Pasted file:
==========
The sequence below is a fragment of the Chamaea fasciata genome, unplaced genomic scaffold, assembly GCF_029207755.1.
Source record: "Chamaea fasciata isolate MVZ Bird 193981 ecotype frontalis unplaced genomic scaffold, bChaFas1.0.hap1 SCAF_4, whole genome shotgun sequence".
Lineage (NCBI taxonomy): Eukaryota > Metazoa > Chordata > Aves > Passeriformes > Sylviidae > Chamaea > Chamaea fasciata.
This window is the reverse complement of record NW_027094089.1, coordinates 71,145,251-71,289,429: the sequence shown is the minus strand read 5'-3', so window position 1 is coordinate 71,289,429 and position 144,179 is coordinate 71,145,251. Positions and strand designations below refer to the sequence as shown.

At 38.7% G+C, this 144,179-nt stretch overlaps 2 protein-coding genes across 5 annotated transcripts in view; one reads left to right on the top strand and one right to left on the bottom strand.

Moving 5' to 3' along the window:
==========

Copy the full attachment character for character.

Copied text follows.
The sequence below is a fragment of the Chamaea fasciata genome, unplaced genomic scaffold, assembly GCF_029207755.1.
Source record: "Chamaea fasciata isolate MVZ Bird 193981 ecotype frontalis unplaced genomic scaffold, bChaFas1.0.hap1 SCAF_4, whole genome shotgun sequence".
Lineage (NCBI taxonomy): Eukaryota > Metazoa > Chordata > Aves > Passeriformes > Sylviidae > Chamaea > Chamaea fasciata.
This window is the reverse complement of record NW_027094089.1, coordinates 71,145,251-71,289,429: the sequence shown is the minus strand read 5'-3', so window position 1 is coordinate 71,289,429 and position 144,179 is coordinate 71,145,251. Positions and strand designations below refer to the sequence as shown.

At 38.7% G+C, this 144,179-nt stretch overlaps 2 protein-coding genes across 5 annotated transcripts in view; one reads left to right on the top strand and one right to left on the bottom strand.

Moving 5' to 3' along the window: